Maternal diabetes during pregnancy and early onset of cardiovascular disease in offspring: population based cohort study with 40 years of follow-upBMJ 2019; 367 doi: https://doi.org/10.1136/bmj.l6398 (Published 04 December 2019) Cite this as: BMJ 2019;367:l6398
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On the associations between maternal diabetes during pregnancy and early onset cardiovascular disease in offspring
Jia-shuo Liu*, Zhou Xu*, Shen Tian, Juan Wu, Ling-quan Kong
* These authors have contributed equally to this work.
Department of Endocrine and Breast Surgery, the First Affiliated Hospital of Chongqing Medical University, Chongqing 400016, China
Dr. Ling-quan Kong, Department of Endocrine and Breast Surgery, the First Affiliated Hospital of Chongqing Medical University, Chongqing 400016, China. E-mail: firstname.lastname@example.org Tel:+8613101380893
Yu and colleagues reported that maternal diabetes during pregnancy was associated with an increased rate of early onset cardiovascular disease (CVD) among offspring across the first four decades of life, especially for the offspring of those mothers with a history of CVD or diabetic complications. Then the authors concluded that preventing, screening, and treatment of diabetes in women of childbearing age could help to reduce the risk of CVD in the next generation. However, we think this might be misleading and suggest the following problems in their study should be resolved to help better understand the result and make more convincing conclusion.
First, the study was initiated in 1977, long before the release of current WHO/ADA diabetes criteria and IADPSG/ADA/WHO gestational diabetes criteria. Compared with that in 1985 WHO diabetes criteria, in the current 1999 WHO/1997 ADA diabetes criteria, the cut-off point of fasting plasma glucose (FPG) has been adapted from <7.8 mmol/L to <7.0 mmol/L. The original participants with an FPG of 7.0 mmol/L to less than 7.8 mmol/L would be diagnosed with diabetes according to the current criteria. Furthermore, the current 2010 IADPSG gestational diabetes criteria has also significantly changed from the outdated criteria. During the 40-year follow-up (1977-2016) in this study, the update of diagnostic and inclusion criteria in clinical trials should not be ignored. Thus, these results should be interpreted more cautiously by stratified analysis according to the outdated and current diagnostic criteria, respectively.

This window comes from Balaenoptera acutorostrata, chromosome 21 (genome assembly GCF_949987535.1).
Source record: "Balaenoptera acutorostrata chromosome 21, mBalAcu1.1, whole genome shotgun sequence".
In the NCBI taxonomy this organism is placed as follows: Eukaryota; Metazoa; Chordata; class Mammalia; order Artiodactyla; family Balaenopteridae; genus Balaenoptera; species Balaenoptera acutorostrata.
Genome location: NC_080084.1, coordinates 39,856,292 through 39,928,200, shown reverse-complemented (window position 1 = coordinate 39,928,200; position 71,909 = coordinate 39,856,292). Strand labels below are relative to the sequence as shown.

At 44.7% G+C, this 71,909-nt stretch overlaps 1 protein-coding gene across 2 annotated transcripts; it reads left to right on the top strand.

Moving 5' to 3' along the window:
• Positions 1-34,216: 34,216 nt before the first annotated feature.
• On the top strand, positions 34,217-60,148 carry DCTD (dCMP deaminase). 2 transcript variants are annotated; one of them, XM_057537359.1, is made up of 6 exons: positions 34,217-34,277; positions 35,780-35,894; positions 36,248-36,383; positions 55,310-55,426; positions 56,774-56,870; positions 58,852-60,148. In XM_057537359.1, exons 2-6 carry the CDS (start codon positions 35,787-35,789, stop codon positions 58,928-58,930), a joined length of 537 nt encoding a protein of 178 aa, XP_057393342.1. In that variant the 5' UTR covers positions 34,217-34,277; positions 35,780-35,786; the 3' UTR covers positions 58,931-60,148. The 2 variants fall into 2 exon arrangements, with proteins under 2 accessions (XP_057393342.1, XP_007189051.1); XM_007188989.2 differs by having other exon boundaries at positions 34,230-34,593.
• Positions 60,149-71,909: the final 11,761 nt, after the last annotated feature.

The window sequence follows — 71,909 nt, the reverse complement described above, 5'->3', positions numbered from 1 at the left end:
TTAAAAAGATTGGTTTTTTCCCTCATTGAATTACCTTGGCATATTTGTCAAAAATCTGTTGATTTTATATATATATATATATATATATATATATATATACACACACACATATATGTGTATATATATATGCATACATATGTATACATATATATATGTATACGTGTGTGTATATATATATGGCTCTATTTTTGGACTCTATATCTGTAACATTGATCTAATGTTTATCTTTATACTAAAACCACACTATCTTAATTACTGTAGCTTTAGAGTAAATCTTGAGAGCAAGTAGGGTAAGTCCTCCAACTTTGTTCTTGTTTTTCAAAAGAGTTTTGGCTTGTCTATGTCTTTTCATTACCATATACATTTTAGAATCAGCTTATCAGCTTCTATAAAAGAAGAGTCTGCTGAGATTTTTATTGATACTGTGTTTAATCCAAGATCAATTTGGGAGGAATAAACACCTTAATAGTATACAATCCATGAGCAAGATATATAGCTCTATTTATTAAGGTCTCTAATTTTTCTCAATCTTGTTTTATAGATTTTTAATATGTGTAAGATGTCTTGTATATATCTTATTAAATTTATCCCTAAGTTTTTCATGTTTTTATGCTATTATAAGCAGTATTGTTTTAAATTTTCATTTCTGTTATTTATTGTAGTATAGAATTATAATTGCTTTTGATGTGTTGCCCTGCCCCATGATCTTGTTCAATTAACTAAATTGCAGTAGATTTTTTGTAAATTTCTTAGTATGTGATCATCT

Second, birth weight has been shown to be influenced by both fetal and maternal factors and, as proved in observational studies, both low and high birth weight are reproducibly associated with increased risks of type 2 diabetes and cardiovascular disease in later life.[5, 6] However in this study, birth weight was not included during analysis, though its information is available from the Danish Medical Birth Registry. In addition, previous epidemiological studies have shown that maternal obesity during pregnancy (maternal body mass index (BMI) measured at the first antenatal visit) is associated with increased hazard of type 2 diabetes and cardiovascular disease in offspring. Whereas, maternal pre-pregnancy BMI instead of maternal BMI during pregnancy or gestational weight gain was performed in stratified analysis in this study, which might exist some limitations. Therefore, further subgroup analysis including the above mentioned factors should be considered and investigated in a more scientifically serious way.
 Yu Y, Arah OA, Liew Z, Cnattingius S, Olsen J, Sorensen HT, et al. Maternal diabetes during pregnancy and early onset of cardiovascular disease in offspring: population based cohort study with 40 years of follow-up. BMJ. 2019;367:l6398.
 WHO, International Diabetes Federation. Definition and diagnosis of diabetes mellitus and intermediate hyperglycemia: report of a WHO/IDF consultation. Geneva: World Health Organization, 2006.
 Metzger BE, Gabbe SG, Persson B, Buchanan TA, Catalano PA, Damm P, et al. International association of diabetes and pregnancy study groups recommendations on the diagnosis and classification of hyperglycemia in pregnancy. Diabetes care. 2010;33:676-82.
 Li H, Tian S, Wu J, Xu Z, Kong LQ. Diagnostic criteria should be considered when reviewing the effect of diabetes prevention studies. Diabetologia. 2019;62:2163-5.
 Whincup PH, Kaye SJ, Owen CG, Huxley R, Cook DG, Anazawa S, et al. Birth weight and risk of type 2 diabetes: a systematic review. Jama. 2008;300:2886-97.
 Gluckman PD, Hanson MA, Cooper C, Thornburg KL. Effect of in utero and early-life conditions on adult health and disease. The New England journal of medicine. 2008;359:61-73.
 Lahti-Pulkkinen M, Bhattacharya S, Wild SH, Lindsay RS, Raikkonen K, Norman JE, et al. Consequences of being overweight or obese during pregnancy on diabetes in the offspring: a record linkage study in Aberdeen, Scotland. Diabetologia. 2019;62:1412-9.
 Reynolds RM, Allan KM, Raja EA, Bhattacharya S, McNeill G, Hannaford PC, et al. Maternal obesity during pregnancy and premature mortality from cardiovascular event in adult offspring: follow-up of 1 323 275 person years. BMJ. 2013;347:f4539.
Competing interests: No competing interests
Mothers with diabetes got diabetes by killing their pancreatic beta cells by stressing them with lots of carbs (dietary glucose).
Mothers with heart disease got heart disease by eating lots of carbs (bad, glucose) and sugar (worse, fructose) causing their livers to produce VLDLs which caused small, dense LDLs which penetrated their artery walls, eventuating in arterial plaque.
These mothers who ate high carb, high sugar diets fed their kids high carb, high sugar diets and taught their kids to feed themselves (and their kids) high carb, high sugar diets.
It’s cultural epidemiology.
Competing interests: No competing interests